Content precedes design. Design in the absence of content is not design, it’s decoration.
~ Jeffrey Zeldmaan
The Owners and mills studio jointly determined that the best way to achieve an integrated and unified vision for the DTS Project House was to make a single entity, mills studio, responsible for the architecture, interiors, and landscape, and also for the construction execution.
The DTS Project House design is the result of an intense dialogue between mills studio’s architectural agenda and the Owner’s specific intentions and requirements. The design process was the continual evaluation of how specific responses to the particular parameters of site, codes, and the Owners requirements aligned and fulfilled mills studio’s architectural agenda.
The DTS Project House design process began with the thorough documentation of the physical and environmental properties of the site and neighborhood, and the broader context that mills studio believed the DTS Project House must account for. An extensive source library of relevant images and existing projects to visit was developed for both inspiration and to create a broader context for the project’s development. Continuous research was conducted and experts in various disciplines consulted to find new potentialities in integration and materials and find the frontiers of technology innovations. All potential design decisions were documented, evaluated and tested in drawings, models, renderings, and extensive 3-D computer modeling.
mills studio documented the broad context that it believed should inform and inspire the DTS Project House design. The context precedes and exists separate and apart from the DTS Project House design. Context is a combination of both what we are forced and what we decide to account for in a design. mills studio brings certain aspects of context to all of its projects; some aspects of context are specific to the DTS Project House’s location; and other aspects of context are specific to the Owner’s intentions for the DTS Project House. The broader the context that a design can significantly account for, the more the architecture can simultaneously connect to the past, present, and future. Like all buildings, whether architecture or not, the DTS Project House will become a part of and help define the context for future projects.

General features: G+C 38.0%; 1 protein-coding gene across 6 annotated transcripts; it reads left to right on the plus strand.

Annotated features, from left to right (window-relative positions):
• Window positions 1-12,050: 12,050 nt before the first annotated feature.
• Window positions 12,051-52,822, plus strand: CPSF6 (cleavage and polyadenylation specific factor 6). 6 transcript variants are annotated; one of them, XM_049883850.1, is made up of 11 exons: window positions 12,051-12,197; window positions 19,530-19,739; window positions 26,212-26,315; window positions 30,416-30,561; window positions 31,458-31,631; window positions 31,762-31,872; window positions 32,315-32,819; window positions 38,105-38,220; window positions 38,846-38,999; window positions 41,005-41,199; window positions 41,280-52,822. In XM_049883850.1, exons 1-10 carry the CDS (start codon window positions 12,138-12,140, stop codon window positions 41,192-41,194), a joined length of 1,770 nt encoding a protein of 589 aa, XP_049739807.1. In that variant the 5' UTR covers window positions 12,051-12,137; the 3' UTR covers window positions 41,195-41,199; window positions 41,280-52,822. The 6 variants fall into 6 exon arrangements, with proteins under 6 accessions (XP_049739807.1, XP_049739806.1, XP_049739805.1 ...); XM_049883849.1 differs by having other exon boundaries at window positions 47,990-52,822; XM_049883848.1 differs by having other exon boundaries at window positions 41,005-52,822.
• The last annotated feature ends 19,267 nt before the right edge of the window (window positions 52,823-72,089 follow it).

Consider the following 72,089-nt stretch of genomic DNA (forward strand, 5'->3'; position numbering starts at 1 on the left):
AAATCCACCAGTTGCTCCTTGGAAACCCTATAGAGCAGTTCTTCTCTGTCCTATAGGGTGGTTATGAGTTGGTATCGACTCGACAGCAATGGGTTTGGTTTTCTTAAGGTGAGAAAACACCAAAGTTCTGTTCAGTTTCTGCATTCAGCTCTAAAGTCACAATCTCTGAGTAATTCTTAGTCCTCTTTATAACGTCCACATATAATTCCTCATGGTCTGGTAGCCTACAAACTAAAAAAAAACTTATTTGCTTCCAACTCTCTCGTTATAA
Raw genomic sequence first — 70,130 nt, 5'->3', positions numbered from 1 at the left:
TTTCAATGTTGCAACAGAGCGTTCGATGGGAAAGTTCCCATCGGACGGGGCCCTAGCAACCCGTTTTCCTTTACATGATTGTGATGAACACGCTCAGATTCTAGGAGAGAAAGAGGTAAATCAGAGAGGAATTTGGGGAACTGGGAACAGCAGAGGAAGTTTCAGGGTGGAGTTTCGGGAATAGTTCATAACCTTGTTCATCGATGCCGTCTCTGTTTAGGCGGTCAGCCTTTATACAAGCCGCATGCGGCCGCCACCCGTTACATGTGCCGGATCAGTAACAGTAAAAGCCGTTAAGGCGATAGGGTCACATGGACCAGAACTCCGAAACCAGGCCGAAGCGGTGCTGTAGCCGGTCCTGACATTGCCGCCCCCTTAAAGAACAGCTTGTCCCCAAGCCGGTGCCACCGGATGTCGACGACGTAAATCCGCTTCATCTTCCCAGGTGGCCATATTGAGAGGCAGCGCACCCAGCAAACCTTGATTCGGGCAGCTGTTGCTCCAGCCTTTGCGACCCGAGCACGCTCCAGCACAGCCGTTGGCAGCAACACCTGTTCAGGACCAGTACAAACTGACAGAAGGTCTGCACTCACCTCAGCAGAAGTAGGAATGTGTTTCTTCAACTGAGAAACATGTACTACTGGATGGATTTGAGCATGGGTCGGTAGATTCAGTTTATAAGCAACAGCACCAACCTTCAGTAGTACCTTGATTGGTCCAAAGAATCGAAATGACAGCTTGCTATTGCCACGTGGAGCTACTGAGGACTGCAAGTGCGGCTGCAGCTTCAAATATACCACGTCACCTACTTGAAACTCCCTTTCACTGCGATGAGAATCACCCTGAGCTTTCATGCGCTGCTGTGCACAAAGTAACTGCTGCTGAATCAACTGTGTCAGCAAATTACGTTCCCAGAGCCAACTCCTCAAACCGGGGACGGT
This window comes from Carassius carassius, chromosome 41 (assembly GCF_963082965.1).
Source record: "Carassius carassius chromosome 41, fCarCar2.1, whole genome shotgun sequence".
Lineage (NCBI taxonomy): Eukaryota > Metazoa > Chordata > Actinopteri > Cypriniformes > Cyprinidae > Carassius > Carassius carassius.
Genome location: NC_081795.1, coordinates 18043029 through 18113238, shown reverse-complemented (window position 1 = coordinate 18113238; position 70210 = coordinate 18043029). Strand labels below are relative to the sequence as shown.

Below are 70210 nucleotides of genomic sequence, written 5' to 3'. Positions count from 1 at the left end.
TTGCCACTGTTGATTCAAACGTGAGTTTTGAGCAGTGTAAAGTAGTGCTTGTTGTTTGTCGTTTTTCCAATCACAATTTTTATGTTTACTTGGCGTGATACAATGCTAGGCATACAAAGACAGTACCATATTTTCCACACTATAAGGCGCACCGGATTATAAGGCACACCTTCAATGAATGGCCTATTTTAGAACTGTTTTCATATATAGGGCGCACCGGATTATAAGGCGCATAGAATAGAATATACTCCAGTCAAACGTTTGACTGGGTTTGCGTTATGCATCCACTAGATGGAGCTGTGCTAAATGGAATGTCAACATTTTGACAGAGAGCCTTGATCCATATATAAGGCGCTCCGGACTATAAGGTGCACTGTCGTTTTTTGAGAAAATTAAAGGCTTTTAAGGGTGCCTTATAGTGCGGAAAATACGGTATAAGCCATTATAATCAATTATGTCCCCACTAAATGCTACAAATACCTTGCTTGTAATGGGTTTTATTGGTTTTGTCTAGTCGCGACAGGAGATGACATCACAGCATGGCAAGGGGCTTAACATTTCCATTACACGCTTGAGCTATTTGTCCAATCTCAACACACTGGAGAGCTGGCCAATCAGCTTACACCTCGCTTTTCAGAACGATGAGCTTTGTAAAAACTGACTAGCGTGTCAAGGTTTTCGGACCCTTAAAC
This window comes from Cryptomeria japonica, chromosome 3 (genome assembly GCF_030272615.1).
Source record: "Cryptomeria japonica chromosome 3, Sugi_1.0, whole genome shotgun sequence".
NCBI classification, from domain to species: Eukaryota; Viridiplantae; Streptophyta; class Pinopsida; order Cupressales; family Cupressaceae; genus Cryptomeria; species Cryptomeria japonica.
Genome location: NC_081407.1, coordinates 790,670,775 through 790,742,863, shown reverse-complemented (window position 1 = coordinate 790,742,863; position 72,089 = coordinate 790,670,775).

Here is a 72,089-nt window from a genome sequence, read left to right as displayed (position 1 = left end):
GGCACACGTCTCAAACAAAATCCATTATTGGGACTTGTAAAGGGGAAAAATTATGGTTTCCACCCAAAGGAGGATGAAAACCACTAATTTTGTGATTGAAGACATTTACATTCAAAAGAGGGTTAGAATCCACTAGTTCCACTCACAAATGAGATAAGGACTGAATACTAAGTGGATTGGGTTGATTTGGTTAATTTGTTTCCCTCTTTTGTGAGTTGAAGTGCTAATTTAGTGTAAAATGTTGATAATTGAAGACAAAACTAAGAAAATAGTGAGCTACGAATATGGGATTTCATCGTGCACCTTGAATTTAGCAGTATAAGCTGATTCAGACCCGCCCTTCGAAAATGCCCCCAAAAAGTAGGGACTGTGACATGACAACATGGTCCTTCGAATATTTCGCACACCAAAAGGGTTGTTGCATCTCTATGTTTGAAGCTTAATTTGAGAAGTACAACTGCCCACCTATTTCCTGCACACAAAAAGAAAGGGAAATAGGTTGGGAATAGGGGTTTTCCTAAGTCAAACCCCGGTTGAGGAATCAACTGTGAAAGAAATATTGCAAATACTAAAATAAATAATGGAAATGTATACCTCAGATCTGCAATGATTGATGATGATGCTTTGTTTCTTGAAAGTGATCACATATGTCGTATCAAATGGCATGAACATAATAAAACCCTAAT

Before any design work was commenced, the physical, environmental, and psychological characteristics of the site were first experienced and then documented in detail. Data, photography, drawings, and models were combined to provide a complete understanding of the site and the parameters that the design must accounted for. It was important to experience and understand that the site’s canyon location gives the site a presence from various vantage points both close and far, both above and below, and both from and toward. Responding to the existing site is not discretionary, and ignoring any existing site condition is a telling response in itself.
Existing architectural and landscape projects, movements, and individuals serve as inspiration for specific aspects of the DTS Project House and most importantly fuel the desire for significant achievement. Different points in the design process called for different forms of inspiration, from images, to field trips, to videos, to lectures, to museum and gallery exhibitions, to product launches, to trade shows. The idea of a “Project House” itself was inspired by local precedents like Richard Neutra’s VDL House and the Case Study Program. mills studio and the Owners attempted to find inspiration in a diverse collection of both the universal and particular.